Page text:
The Sonar research company's latest survey found that 50.8 percent of respondents said they would vote "no," whereas 49.2 percent said they would vote "yes" on the constitutional amendment package.

The survey was conducted with face-to-face interviews of 4,000 people in 25 provinces and 41 villages between Aug. 1 and 9. Around 20 percent of the interviews were held in rural areas.

Among the respondents, 1,077 men said they would vote "yes," and 974 said they would vote "no." Conversely, more women are not in favor of the constitutional amendments. A total of 960 female respondents said they will vote "no" while 791 said they would vote "yes."

Among respondents from Istanbul, 459 said they would vote "yes," but 432 said they would vote "no." In Ankara and İzmir, however, the number of respondents who would vote "no" was higher than those who said they would vote "yes."

Meanwhile, 37.2 percent of the respondents said they would be voting for the ruling Justice and Development Party [AKP], in the upcoming general elections. This was followed by the main opposition Republican People's Party [CHP], which would receive 31.2 percent of votes, according to the survey. Just 13.5 percent of respondents said they would vote for the opposition Nationalist Movement Party [MHP].

Sonar has conducted monthly surveys on the election trends since February, and the vote share of the AKP reached its apex in the August survey. The CHP also increased its vote share, from 23 percent in February to 31 percent in August. The MHP's votes, however, decreased from 15.9 percent in February to 13.5 percent in August. In April's survey, the MHP received 21.1 percent of votes, its highest tally since February. Meanwhile, the Peace and Democracy Party [BDP], has lost some of its voters. The BDP received 5.7 percent of votes in the survey conducted in February, but this decreased to 4 percent in Sonar's survey in August.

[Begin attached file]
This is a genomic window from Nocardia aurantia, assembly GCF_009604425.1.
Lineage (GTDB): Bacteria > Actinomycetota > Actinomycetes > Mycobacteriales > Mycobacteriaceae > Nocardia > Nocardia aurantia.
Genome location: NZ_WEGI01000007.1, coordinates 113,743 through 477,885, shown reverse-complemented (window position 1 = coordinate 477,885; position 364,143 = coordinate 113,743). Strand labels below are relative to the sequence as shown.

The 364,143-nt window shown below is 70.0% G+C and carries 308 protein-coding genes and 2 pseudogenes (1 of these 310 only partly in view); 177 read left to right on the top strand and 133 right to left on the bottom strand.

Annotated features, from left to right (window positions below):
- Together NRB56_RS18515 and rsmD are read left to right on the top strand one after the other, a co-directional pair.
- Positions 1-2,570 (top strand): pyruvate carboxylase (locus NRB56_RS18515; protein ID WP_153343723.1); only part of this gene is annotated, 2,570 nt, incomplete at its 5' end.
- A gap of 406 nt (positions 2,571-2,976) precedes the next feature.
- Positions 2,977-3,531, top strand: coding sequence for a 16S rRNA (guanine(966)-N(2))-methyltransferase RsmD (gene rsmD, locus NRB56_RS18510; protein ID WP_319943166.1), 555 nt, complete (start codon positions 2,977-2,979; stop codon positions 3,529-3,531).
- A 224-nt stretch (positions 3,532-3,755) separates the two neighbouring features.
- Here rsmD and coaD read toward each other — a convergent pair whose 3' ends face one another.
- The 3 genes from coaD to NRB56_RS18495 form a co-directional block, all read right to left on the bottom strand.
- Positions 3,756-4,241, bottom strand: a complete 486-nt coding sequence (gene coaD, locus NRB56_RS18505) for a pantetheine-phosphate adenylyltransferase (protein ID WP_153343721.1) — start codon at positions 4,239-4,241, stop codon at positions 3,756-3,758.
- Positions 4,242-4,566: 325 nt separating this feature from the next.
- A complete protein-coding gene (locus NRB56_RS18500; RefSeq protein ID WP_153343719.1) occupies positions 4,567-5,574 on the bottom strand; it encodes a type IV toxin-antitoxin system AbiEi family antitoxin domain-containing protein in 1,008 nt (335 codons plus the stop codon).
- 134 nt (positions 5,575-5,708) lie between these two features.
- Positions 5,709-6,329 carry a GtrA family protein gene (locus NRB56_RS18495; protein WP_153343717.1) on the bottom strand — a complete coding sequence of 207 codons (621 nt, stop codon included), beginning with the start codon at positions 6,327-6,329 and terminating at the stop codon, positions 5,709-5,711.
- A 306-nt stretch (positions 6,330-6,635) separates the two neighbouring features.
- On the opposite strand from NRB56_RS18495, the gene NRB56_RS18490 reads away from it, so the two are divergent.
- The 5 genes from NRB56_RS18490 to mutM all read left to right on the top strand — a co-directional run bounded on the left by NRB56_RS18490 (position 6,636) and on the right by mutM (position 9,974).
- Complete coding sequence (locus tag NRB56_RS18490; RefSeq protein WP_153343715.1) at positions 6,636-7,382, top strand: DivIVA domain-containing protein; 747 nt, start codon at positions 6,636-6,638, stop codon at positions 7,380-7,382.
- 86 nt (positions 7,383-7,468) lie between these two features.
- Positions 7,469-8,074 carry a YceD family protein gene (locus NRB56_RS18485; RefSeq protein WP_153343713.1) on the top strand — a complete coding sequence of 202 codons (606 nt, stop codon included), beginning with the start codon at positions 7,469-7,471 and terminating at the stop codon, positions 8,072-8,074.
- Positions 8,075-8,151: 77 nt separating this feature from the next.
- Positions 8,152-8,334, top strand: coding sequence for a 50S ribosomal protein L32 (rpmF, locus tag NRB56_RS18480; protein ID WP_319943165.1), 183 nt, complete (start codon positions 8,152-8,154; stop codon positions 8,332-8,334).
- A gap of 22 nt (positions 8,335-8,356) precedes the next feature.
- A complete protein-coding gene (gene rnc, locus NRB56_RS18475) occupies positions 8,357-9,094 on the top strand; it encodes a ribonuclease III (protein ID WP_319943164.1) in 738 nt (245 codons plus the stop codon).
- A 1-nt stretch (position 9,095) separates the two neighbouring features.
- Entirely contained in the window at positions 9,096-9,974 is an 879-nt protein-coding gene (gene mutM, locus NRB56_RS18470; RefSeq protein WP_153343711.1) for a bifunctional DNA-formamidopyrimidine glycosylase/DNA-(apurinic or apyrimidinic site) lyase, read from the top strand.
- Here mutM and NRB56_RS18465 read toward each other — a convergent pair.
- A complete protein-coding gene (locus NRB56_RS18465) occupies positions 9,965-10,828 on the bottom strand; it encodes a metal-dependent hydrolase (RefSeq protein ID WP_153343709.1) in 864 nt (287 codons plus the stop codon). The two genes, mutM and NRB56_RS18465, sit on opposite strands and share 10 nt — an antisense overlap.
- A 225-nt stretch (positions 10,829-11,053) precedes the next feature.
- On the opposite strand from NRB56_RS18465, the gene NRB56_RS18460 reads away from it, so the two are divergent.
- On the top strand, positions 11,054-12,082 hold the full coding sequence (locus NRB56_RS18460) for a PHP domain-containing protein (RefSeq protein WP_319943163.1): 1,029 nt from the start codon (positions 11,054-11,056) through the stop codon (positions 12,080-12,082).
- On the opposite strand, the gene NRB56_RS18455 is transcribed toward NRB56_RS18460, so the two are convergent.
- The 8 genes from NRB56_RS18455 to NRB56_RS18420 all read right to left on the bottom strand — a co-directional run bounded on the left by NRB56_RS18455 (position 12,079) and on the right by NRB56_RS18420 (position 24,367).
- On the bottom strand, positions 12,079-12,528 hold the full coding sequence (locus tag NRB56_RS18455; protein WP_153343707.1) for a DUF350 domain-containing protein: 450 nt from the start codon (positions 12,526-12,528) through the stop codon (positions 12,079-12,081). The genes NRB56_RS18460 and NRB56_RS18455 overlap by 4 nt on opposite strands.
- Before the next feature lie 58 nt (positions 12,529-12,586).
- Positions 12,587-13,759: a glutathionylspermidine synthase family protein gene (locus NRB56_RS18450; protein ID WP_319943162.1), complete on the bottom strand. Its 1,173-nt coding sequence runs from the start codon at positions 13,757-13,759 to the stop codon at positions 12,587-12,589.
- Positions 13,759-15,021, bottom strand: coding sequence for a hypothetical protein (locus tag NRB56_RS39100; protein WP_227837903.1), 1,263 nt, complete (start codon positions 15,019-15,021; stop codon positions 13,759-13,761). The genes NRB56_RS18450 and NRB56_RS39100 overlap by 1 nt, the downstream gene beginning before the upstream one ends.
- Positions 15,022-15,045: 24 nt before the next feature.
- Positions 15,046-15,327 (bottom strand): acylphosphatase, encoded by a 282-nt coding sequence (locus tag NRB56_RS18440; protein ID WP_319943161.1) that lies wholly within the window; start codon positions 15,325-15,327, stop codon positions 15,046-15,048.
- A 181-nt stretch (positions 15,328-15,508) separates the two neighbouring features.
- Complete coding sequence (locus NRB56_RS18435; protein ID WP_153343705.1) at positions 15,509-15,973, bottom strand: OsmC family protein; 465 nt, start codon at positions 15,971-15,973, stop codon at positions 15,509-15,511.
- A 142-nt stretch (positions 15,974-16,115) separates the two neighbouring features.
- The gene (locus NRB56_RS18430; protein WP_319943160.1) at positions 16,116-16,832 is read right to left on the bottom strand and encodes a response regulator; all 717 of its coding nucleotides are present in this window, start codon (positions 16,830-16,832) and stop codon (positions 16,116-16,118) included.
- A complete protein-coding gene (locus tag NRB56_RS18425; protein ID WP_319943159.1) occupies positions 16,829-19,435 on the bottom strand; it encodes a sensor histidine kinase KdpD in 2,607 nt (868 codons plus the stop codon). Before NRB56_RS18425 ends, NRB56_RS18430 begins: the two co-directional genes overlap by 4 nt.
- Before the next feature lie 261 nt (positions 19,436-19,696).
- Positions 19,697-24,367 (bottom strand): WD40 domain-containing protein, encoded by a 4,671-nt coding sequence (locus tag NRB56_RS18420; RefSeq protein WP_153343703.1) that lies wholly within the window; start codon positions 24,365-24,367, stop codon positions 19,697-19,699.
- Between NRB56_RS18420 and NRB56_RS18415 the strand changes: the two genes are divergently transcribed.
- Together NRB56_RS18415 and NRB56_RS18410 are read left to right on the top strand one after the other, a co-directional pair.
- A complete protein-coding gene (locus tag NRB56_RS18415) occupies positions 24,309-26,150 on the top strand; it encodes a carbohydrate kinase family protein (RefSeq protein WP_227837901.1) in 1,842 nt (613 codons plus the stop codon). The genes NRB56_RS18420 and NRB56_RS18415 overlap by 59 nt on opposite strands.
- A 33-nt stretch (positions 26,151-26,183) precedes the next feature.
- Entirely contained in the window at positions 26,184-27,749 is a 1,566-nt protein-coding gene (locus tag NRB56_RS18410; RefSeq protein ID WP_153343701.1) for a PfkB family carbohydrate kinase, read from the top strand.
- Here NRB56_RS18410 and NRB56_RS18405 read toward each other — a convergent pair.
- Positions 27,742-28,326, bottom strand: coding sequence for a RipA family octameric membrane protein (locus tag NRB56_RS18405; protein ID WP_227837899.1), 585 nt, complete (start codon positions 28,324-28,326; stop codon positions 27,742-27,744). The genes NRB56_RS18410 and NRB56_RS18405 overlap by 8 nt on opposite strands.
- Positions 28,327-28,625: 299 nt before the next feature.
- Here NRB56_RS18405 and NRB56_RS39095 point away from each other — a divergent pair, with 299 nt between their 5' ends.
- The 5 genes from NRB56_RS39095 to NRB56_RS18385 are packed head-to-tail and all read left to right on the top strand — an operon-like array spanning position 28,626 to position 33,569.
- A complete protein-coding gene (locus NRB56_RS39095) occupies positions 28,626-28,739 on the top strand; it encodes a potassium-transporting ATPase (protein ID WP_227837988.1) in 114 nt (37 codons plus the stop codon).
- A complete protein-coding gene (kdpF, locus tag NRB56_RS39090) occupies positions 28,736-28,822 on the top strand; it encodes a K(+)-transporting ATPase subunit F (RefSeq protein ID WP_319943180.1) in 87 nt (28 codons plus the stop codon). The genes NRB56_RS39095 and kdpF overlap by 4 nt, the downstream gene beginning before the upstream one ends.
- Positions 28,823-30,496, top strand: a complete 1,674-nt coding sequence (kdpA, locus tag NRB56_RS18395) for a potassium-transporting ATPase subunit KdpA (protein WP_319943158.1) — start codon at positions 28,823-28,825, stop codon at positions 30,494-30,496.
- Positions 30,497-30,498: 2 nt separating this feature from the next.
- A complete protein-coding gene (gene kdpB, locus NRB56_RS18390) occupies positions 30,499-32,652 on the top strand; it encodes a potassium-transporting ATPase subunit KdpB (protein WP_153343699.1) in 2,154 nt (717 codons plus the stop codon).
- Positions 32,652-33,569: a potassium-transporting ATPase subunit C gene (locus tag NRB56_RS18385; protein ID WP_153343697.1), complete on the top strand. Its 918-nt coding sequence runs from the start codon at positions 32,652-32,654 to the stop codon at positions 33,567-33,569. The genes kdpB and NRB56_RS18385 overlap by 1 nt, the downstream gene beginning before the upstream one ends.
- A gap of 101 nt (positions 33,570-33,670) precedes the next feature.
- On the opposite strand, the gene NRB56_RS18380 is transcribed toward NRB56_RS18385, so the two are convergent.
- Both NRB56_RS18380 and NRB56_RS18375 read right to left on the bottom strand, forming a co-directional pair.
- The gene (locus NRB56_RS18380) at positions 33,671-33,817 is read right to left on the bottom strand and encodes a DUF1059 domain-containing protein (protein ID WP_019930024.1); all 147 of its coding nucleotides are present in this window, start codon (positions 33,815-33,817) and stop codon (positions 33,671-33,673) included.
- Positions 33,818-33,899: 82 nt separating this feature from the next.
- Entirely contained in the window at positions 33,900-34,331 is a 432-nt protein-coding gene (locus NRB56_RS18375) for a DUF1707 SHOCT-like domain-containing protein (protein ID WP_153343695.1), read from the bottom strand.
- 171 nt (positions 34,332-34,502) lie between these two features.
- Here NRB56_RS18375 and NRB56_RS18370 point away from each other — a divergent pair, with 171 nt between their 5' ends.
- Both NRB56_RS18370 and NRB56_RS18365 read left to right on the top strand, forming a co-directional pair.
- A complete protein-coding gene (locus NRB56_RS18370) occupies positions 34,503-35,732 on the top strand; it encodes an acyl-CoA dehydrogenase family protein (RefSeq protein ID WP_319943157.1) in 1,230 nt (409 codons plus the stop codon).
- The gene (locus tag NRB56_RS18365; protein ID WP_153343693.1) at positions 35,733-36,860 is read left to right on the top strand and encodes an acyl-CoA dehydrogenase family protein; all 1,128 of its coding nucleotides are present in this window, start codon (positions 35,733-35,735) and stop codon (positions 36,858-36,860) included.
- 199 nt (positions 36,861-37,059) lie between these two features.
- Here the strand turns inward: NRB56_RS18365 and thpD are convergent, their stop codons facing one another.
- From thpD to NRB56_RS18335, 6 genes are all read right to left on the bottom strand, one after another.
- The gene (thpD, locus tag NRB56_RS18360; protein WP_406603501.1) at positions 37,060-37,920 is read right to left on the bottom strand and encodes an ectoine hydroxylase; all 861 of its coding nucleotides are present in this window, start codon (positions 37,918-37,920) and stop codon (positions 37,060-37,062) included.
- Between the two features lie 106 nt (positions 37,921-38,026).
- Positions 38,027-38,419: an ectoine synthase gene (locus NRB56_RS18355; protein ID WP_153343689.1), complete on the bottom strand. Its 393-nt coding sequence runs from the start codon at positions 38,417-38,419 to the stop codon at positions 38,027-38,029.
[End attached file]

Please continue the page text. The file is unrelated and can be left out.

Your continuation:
The survey said around 16 percent of the AKP's votes in August's survey came from Turkish citizens of Kurdish origin.

A majority of respondents said unemployment was the most important problem in Turkey, at 73.7 percent. Economic problems and high prices were cited among the country's most important problems by 65.1 percent of respondents. Around 63 percent of respondents said terror attacks were one of Turkey's most important problems.

A majority of respondents were pessimistic about Turkey's economic future in the next six months. A total of 40.1 percent of respondents said the economy would be worse six months. Just 25.8 percent said the economy would be the same as today, while 24 percent said they believed Turkey's economy would be better six months from now.


Turkish Foreign Minister Ahmet Davutoğlu on Wednesday met former member of the U.S. House of Representatives Robert Wexler, who is widely rumored to soon be appointed as U.S. ambassador to Israel.

The rationale behind the rumors is that Wexler, currently supervising a Middle East think tank in the U.S., was the first Jewish congressman to endorse Obama's candidacy; had advised Obama on Israeli/Jewish outreach during the election campaign, and is considered to be close to the president.

In a recent interview with the Hürriyet Daily News & Economic Review, Wexler criticized Prime Minister Recep Tayyip Erdoğan's stand on Israel, saying that his rhetoric, which he described as "bizarre," was receiving no support in the U.S. and was actually discrediting Turkey.

"There is no audience, I can assure you, for Prime Minister Erdoğan's comments regarding Israel – not in the Democratic Party, not in the Republican Party, not among more than maybe 2 percent of the population," he said.